A woman walks past a branch of Barclay's South African subsidiary Absa bank in Cape Town

South Africa's Absa bank aims to lift lagging return on equity by 2021

JOHANNESBURG (Reuters) - South African lender Absa Group set out new targets to raise its return on equity (RoE) by around 4 percent by 2021, from levels currently among the lowest of South Africa's big four banks.

In a statement, the bank said on Friday it hoped to grow its RoE to between 18 percent and 20 percent by 2021, from 16.4 percent in 2017 - above the 15.3 percent reported by peer Nedbank.

But that compares to the 23 percent achieved by South Africa's biggest lender by market value, FirstRand in the year to June 2018, and 17.1 percent at rival Standard Bank.

Absa, currently South Africa's third biggest lender, is trying to carve out a name for itself as a stand-alone African bank after separating from its parent, Britain's Barclays, in 2017.

Earlier this year, it laid out a new strategy including a plan to double its market share across the continent to 12 percent, starting by entering the Nigerian market.

Also on Friday, the bank said it thinks it can grow revenues faster on average than the South African banking sector as a whole between 2019 and 2021, and that it can achieve this "within appropriate risk parameters".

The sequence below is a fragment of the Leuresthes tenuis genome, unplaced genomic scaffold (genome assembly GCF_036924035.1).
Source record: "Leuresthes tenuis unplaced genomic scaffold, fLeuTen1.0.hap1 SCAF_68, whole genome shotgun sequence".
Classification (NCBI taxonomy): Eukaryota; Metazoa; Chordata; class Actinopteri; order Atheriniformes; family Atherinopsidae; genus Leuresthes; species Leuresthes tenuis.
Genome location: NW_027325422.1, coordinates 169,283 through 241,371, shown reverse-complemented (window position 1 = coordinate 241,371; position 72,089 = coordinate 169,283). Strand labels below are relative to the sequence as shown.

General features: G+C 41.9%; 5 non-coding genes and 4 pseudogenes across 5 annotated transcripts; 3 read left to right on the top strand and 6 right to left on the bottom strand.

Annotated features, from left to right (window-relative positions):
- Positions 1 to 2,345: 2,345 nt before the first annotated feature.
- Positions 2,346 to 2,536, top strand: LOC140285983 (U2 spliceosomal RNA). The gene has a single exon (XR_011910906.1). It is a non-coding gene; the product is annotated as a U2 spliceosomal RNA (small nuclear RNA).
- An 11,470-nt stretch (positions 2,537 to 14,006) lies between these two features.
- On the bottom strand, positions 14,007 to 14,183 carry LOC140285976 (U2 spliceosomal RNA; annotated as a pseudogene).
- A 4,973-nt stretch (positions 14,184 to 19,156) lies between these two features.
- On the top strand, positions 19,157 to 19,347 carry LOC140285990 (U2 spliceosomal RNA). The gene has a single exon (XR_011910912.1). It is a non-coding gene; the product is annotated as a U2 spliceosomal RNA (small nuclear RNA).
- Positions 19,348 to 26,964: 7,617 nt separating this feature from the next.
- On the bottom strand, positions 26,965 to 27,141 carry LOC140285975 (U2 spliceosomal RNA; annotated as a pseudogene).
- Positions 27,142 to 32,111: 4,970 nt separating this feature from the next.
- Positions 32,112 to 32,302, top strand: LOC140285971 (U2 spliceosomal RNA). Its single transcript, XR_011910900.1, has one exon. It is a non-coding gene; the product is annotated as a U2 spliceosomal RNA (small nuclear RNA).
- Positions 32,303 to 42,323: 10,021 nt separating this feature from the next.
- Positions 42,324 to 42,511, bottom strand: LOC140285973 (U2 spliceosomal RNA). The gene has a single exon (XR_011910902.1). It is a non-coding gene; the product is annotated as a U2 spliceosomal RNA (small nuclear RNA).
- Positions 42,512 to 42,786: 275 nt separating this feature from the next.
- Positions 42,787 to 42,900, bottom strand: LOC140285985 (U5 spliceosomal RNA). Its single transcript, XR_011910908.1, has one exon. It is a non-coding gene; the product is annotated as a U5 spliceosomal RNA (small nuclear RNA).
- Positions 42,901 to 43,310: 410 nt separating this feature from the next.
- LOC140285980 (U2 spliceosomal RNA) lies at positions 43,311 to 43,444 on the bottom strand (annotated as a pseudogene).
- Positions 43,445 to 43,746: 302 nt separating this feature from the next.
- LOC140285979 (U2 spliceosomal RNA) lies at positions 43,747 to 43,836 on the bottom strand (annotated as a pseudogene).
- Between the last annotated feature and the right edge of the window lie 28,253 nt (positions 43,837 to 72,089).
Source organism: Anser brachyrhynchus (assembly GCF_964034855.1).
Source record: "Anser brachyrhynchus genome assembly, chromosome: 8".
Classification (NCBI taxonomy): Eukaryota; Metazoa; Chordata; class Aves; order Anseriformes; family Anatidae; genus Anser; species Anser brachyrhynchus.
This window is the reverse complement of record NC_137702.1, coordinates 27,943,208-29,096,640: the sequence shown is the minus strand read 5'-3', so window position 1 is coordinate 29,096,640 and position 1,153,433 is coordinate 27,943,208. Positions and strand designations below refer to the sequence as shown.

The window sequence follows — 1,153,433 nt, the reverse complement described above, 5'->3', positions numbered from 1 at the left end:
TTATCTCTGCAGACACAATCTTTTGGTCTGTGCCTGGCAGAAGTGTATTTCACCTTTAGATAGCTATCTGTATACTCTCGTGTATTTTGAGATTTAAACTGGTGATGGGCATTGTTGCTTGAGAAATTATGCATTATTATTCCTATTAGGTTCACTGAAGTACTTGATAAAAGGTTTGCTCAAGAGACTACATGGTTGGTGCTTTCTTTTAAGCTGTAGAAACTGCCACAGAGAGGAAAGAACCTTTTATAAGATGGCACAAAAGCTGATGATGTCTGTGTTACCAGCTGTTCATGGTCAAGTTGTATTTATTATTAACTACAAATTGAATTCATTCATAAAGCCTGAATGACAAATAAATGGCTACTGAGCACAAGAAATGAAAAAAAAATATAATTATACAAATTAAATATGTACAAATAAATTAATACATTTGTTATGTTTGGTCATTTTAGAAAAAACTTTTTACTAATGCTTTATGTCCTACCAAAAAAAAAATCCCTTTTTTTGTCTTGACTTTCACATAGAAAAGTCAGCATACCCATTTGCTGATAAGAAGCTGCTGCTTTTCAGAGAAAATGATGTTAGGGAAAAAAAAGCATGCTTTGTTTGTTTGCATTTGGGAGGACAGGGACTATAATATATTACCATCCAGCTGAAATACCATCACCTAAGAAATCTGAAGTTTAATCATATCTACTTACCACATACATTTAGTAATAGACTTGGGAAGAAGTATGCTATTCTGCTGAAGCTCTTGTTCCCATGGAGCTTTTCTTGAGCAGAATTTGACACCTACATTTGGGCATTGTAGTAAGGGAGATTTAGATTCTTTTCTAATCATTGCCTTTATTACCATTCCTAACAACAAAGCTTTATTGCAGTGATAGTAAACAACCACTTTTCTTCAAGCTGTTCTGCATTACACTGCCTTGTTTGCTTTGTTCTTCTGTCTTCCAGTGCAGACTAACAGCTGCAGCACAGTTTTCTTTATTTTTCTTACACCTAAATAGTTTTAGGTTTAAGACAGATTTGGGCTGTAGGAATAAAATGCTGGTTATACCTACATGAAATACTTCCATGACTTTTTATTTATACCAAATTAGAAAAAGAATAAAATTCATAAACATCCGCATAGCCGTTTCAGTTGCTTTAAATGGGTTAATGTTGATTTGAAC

This, along with an ongoing effort to trim costs, mean it also hopes to see its normalised cost-income ratio fall to the low 50s by 2021. This increased between 2016 and 2017, from 55.2 percent to 56.8 percent.

The bank said the targets are based on its current expectations for growth in South Africa and other countries on the continent where it has a presence, and did not account for any major unforeseen economic or regulatory changes.

Absa also reaffirmed its guidance for its full-year results in 2018, including that its normalised return on equity would increase slightly from current levels.

(Reporting by Emma Rumney; Editing by James Macharia)

2018-12-07 13:39:12

© 2018 Thomson Reuters. All rights reserved. Reuters content is the intellectual property of Thomson Reuters or its third party content providers. Any copying, republication or redistribution of Reuters content, including by framing or similar means, is expressly prohibited without the prior written consent of Thomson Reuters. Thomson Reuters shall not be liable for any errors or delays in content, or for any actions taken in reliance thereon. "Reuters" and the Reuters Logo are trademarks of Thomson Reuters and its affiliated companies.